Liberal Arts College Punishes Students for ‘Blockade’ of Conservative Speaker



A liberal arts college that actually protects the First Amendment? You don’t say.

Claremont McKenna College, a small liberal arts school east of Los Angeles, Calif., is taking a stand with its latest disciplinary actions against seven students who led a 170-person "human blockade” on a speech by a conservative speaker in April.

Campus Reform reports,

In April, a group of roughly 170 students of Claremont McKenna, as well as outside participants, led a successful blockade of the Athenaeum and the Kravis Center, preventing audience members from listening to a speech by conservative commentator Heather Mac Donald.

The school announced Monday that it had imposed sanctions on seven of those students following the completion of a conduct investigation that had previously been delayed to avoid interfering with Commencement, noting that it had charged 10 students disciplinary code violations, but that three were cleared of wrongdoing.

Three of the students received one-year suspensions for their actions, two are suspended for one semester, and two others have been placed on “conduct probation.” In addition, CMC says it has provided administrators at other Claremont Colleges with evidence implicating other students, and is asking them to initiate their own internal investigations.

In a statement, Claremont McKenna College said that the blockade “breached institutional values of freedom of expression and assembly.”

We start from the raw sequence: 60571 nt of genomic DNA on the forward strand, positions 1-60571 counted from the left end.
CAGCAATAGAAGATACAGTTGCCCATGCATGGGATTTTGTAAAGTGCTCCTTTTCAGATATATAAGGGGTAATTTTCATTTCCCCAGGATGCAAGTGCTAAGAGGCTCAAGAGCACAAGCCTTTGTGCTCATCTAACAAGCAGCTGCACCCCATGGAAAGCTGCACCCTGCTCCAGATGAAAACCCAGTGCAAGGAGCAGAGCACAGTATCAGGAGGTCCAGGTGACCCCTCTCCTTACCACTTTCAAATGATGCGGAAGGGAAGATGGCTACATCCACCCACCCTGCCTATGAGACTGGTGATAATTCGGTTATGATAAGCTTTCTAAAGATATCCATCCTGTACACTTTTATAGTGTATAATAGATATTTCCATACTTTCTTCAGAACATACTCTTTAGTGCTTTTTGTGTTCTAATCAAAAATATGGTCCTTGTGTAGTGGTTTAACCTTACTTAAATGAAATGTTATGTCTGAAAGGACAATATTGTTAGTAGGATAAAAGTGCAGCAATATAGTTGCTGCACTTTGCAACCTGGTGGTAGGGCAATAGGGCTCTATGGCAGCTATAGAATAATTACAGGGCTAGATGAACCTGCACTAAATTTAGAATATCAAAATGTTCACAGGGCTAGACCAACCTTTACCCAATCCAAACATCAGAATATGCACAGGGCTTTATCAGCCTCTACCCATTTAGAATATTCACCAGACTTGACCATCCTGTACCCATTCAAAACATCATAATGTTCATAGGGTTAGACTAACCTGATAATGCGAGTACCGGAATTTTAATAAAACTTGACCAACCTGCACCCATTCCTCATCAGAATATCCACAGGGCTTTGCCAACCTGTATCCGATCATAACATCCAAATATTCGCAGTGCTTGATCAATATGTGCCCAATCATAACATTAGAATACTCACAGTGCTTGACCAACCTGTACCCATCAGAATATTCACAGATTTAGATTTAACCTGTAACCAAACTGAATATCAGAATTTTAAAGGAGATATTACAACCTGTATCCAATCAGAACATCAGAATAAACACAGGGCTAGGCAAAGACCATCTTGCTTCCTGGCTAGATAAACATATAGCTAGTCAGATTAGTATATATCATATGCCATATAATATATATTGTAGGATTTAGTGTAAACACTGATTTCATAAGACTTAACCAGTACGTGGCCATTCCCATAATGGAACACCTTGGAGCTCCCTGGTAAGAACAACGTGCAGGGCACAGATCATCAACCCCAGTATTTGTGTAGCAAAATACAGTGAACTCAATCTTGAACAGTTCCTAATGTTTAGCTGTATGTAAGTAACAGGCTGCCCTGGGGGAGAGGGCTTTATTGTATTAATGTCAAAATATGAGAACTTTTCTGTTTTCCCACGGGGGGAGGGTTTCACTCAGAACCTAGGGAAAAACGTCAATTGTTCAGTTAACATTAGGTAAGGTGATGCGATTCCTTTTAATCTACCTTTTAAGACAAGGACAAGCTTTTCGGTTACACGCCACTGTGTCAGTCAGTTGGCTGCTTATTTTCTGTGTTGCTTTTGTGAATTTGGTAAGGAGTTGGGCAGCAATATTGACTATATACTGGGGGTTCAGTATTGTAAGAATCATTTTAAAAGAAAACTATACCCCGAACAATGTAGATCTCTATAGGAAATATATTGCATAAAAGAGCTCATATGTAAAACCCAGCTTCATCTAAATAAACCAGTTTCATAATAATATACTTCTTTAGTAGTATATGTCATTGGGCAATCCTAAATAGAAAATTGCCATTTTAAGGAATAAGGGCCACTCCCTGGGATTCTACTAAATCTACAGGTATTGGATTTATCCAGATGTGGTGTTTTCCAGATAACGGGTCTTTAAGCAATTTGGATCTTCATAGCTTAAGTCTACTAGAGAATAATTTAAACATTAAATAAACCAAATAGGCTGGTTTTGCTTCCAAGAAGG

The college added that it “learned important lessons” from the incident, including its need to “invite the broadest array of speakers on the most pressing issues of the day.”

“Our community must protect the right to learn from others, especially those with whom we strongly disagree,” the statement reads. 

Students who participated in the April 6 blockade justified their actions by saying that Mac Donald, author and an outspoken critic of the Black Lives Matter movement, is "representative of the growing normalization of white supremacist fascist ideologies" and that "fascism is masked as 'free speech.'" 

"Her blatant anti-blackness, islamophobia, and anti-immigrant views are rapidly becoming adopted by the American public, further entrenching marginalized communicates in structural oppression in this neoliberal era," the anonymous group wrote on the day of the protest. "We cannot remain passive while her coded language actively oppresses our communities."

“The way fascism is masked as ‘free speech’ is not any ‘normal’ exercise of constitutional power,” the statement goes on. “White supremacists such as Heather Mac Donald claim protection from free speech as an exercise of constitutional rights forgetting that the Constitution was created by slave owners.”

The group broke down the speech's provisional security fencing and established a human blockade outside of the auditorium, barricading the exits while chanting phrases such as "shut it down" and "black lives ain't matter here." 

The protesters created “unsafe conditions for people both inside and outside” the building, according to the college’s FAQ sheet on the incident.

The college decided not to "physically engage" with the protesters because of the "volatility of the situation." 

Claremont McKenna College defended its decision to discipline its students involved by endorsing the University of Chicago’s Principles of Free Speech that, “[T]o benefit fully from the free exchange of challenging ideas, we must ensure that all people with different viewpoints, experiences, and analyses are included in our conversations…. We reject exclusion and ad hominem attacks as barriers to learning. All of us — students, faculty and staff — must commit to high standards of civility, respect, and appreciation for differences.”

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